Let's be transparent about this. (Derpcon CTF Challenge 2)

The second challenge I made for the https://derpcon.io CTF (read about the first challenge here) was a medium difficulty challenge starting at https://derp.randori.com. The idea was to utilize some modern reconnaissance techniques and hide in plain sight, similar to system configurations I have seen in the past.

As before let’s take a look at the source and see if there are any hints. Right click -> View Page Source
View Source
Looking at the HTML we see comments that lead me to believe there is some other environment at play. The comment tells me a developer has made sure something has to be removed before being released to prod. This makes me think there must be some sort of staging or development environment.

Comments are our friends
Certificate Transparency Logs
Certificate Transparency Logs were created to help domain owners, CAs, and domain users aware of what certificates were being issued to help them discover erroneous or maliciously issued certificates. We can utilize these logs to see what host names have been, or are in use for particular domains.

There are many places these logs are stored, for this example we will use https://crt.sh
A query on crt.sh for %.randori.com will reveal the last certificate they registered was for https://derp-dev.randori.com and https://derp.randori.com. This fits with our guess that there must be a dev site somewhere. 
Sadly that hostname does not resolve.
No Resolution

TLS Certificate

Another place we can look for information about a website is the TLS certificate. Certificates can often divulge information about systems.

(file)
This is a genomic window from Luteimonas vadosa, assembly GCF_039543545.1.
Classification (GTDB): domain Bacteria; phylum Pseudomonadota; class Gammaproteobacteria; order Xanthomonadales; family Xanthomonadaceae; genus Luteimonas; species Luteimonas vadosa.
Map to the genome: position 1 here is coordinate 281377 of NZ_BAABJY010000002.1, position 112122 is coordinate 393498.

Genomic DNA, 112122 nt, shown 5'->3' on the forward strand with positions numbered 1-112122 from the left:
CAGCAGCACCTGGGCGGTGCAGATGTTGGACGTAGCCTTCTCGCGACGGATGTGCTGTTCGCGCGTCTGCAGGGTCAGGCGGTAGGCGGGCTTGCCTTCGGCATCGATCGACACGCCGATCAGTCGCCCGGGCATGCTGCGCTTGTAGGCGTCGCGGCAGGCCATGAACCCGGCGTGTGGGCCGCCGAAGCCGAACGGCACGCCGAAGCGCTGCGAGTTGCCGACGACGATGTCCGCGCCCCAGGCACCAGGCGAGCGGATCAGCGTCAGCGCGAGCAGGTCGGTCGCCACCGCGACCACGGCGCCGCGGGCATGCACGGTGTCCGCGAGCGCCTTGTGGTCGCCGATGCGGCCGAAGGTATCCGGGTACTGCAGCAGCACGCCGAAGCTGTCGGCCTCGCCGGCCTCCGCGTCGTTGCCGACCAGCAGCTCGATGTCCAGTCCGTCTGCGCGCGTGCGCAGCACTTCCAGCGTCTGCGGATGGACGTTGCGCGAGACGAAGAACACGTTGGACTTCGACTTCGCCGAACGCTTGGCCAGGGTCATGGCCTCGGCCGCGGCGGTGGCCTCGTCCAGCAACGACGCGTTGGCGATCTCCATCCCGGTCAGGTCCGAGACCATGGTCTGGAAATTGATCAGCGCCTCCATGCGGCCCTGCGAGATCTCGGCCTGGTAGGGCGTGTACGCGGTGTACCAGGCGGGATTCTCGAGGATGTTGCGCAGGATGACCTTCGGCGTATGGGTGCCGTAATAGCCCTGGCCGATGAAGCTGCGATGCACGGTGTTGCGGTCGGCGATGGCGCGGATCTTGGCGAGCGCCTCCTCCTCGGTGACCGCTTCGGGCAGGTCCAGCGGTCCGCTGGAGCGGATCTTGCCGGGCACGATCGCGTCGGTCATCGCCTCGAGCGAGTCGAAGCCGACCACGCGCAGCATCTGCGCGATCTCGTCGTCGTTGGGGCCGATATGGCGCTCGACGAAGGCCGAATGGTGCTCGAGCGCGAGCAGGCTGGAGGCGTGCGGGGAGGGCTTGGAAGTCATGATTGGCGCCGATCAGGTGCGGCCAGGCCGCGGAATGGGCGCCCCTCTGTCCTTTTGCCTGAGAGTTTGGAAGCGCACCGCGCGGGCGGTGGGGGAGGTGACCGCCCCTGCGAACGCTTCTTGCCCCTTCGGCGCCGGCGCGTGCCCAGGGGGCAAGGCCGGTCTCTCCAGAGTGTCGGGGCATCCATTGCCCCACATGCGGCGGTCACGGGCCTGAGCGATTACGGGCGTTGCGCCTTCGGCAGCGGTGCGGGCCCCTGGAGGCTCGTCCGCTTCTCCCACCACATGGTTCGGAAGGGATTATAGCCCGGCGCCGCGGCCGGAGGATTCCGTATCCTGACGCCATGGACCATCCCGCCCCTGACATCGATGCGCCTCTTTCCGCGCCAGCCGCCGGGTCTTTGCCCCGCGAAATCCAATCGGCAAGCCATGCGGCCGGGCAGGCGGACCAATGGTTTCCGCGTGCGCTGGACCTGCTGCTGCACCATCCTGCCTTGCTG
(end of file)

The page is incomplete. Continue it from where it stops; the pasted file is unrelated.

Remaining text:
Cert Info
Yummy Details
For my command line junkies where is a ugly one-liner
Seeing the DNS name in the certificate gives us a hint that this site might be doing double duty. 

Often with virtual hosts, servers will respond differently depending on what host is set in the HTTP request.  Let’s give it a try and see if anything changes.
Now let’s try with the host header set...
Our Flag
That does it. Hopefully the challenge was fun and folks got to learn something about TLS, Certificate logs,  virtual hosts.

Thanks again to the hosts of derpcon.io for a wonderful virtual conference.


Derpcon CTF challenge 1

I had the opportunity to make a couple challenges for the https://derpcon.io/ CTF. I had fun making the challenges, so I figured I would drop some quick notes here about how I would have gone about solving them.

A big thank you to all the DERP organizers for a great virtual conference in this interesting time.

Challenge 1 was a beginner challenge that started at https://www.randori.com/

While this challenge is relatively simple, it does demonstrate a common workflow and introduces some useful utilities.

First things first I like to figure out what I am working with. Let's take a look at the source code for the page. Right click -> View Page Source

Something I see regularly in source code is comments that point me to something interesting about an app. Here we find a hint about the image.
HTML Source Code
To the terminal we go! Grab the image and take a look. Here we use wget to download the file.
Download the file
With the file in hand we can use the file utility to discover what type of file this is. (file file file)
Using the file command
Nothing super unusual there. The file we downloaded has an extension .png and appears to be a PNG file. We should check to see if there are any interesting strings in the file for this we use the ... you guessed it strings command. I like to start with -8 which will only show strings that are 8 characters or longer.